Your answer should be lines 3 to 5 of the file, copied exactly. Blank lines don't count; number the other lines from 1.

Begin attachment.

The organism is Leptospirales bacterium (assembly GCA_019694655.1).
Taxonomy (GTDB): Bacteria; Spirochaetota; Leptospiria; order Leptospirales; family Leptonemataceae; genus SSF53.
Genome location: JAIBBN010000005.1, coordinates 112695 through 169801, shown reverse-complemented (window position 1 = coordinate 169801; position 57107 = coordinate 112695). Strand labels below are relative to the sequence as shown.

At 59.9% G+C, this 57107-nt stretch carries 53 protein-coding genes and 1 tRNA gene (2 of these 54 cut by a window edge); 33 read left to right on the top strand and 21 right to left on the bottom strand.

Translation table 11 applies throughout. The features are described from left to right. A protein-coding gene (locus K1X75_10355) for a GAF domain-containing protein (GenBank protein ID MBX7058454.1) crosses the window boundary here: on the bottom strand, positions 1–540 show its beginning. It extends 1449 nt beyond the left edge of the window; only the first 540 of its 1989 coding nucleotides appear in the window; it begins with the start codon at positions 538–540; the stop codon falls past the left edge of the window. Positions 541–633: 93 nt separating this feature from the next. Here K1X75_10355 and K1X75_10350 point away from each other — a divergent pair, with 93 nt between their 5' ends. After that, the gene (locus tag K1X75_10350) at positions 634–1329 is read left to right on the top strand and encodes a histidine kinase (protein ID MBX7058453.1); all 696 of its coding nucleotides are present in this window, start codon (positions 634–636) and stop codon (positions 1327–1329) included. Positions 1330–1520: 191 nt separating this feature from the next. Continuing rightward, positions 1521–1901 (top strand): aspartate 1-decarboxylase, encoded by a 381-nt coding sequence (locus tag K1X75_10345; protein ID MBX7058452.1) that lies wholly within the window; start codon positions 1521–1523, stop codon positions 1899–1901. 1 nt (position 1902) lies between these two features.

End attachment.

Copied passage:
Genome location: JAIBBN010000005.1, coordinates 112695 through 169801, shown reverse-complemented (window position 1 = coordinate 169801; position 57107 = coordinate 112695). Strand labels below are relative to the sequence as shown.

At 59.9% G+C, this 57107-nt stretch carries 53 protein-coding genes and 1 tRNA gene (2 of these 54 cut by a window edge); 33 read left to right on the top strand and 21 right to left on the bottom strand.

Translation table 11 applies throughout. The features are described from left to right. A protein-coding gene (locus K1X75_10355) for a GAF domain-containing protein (GenBank protein ID MBX7058454.1) crosses the window boundary here: on the bottom strand, positions 1–540 show its beginning. It extends 1449 nt beyond the left edge of the window; only the first 540 of its 1989 coding nucleotides appear in the window; it begins with the start codon at positions 538–540; the stop codon falls past the left edge of the window. Positions 541–633: 93 nt separating this feature from the next. Here K1X75_10355 and K1X75_10350 point away from each other — a divergent pair, with 93 nt between their 5' ends. After that, the gene (locus tag K1X75_10350) at positions 634–1329 is read left to right on the top strand and encodes a histidine kinase (protein ID MBX7058453.1); all 696 of its coding nucleotides are present in this window, start codon (positions 634–636) and stop codon (positions 1327–1329) included. Positions 1330–1520: 191 nt separating this feature from the next. Continuing rightward, positions 1521–1901 (top strand): aspartate 1-decarboxylase, encoded by a 381-nt coding sequence (locus tag K1X75_10345; protein ID MBX7058452.1) that lies wholly within the window; start codon positions 1521–1523, stop codon positions 1899–1901. 1 nt (position 1902) lies between these two features.